Explicit vs. tacit collusion: the impact of communication in oligopoly experiments
Fonseca, Miguel A.
European Economic Review
We explore the difference between explicit and tacit collusion by investigating the impact communication has in experimental markets. For Bertrand oligopolies with various numbers of firms, we compare pricing behavior with and without the possibility to communicate among firms. We find strong evidence that talking helps to obtain higher pro fits for any number of firms, however, the gain from communicating is nonmonotonic in the number of firms, with medium-sized industries having the largest additional profi t from talking. We also find that industries continue to collude successfully after communication is disabled. Communication supports firms in coordinating on collusive pricing schemes, and it is also used for conflict mediation.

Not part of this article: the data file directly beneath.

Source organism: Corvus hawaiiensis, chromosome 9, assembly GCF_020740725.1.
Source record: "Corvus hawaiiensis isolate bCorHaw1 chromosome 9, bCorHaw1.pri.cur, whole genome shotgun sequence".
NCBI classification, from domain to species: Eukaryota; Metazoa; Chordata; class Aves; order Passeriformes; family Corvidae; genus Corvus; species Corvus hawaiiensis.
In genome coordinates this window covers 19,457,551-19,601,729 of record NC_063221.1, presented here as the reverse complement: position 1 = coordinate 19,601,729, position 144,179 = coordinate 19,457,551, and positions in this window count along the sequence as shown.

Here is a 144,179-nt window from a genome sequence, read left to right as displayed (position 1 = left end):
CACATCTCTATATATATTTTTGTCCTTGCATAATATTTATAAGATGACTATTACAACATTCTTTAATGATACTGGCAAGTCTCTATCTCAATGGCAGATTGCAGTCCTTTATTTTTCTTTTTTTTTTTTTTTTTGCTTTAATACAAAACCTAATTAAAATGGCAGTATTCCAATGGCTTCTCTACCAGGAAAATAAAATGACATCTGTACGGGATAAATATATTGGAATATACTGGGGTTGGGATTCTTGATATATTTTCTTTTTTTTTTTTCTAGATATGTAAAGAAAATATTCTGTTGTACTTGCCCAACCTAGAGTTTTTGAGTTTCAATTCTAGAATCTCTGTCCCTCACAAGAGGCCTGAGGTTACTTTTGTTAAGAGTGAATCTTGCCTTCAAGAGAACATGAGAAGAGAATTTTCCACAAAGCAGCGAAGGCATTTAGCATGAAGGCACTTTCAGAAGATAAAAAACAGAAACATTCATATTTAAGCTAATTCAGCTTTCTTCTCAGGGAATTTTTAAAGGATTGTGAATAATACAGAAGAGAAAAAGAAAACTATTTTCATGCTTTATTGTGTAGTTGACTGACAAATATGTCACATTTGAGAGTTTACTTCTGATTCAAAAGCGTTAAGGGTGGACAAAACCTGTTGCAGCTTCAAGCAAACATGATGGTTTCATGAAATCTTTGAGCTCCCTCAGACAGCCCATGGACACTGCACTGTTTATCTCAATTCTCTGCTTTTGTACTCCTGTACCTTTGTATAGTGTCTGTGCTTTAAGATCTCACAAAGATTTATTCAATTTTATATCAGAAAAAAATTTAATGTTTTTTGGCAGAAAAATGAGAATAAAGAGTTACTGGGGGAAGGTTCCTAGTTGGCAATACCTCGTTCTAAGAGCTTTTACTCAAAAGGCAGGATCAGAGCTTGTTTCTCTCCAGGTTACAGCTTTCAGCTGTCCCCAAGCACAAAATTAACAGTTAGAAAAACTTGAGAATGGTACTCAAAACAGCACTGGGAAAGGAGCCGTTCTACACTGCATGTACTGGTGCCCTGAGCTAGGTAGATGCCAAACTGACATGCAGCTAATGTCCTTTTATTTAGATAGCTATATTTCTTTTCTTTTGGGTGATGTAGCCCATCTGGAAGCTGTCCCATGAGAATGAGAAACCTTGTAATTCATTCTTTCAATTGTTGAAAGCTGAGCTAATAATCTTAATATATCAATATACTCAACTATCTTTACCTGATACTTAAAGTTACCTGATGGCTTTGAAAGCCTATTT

Financial support from Deutsche Forschungsgemeinschaft (DFG) is gratefully acknowledged
Pre-print draft published as working paper by Düsseldorf Institute for Competition Economics (DICE). NOTICE: this is the author’s version of a work that was accepted for publication in European Economic Review. Changes resulting from the publishing process, such as peer review, editing, corrections, structural formatting, and other quality control mechanisms may not be reflected in this document. Changes may have been made to this work since it was submitted for publication. A definitive version was subsequently published in European Economic Review, Elsevier, vol. 56(8), 2012, DOI: 10.1016/j.euroecorev.2012.09.002
Vol. 56, pp. 1759 - 1772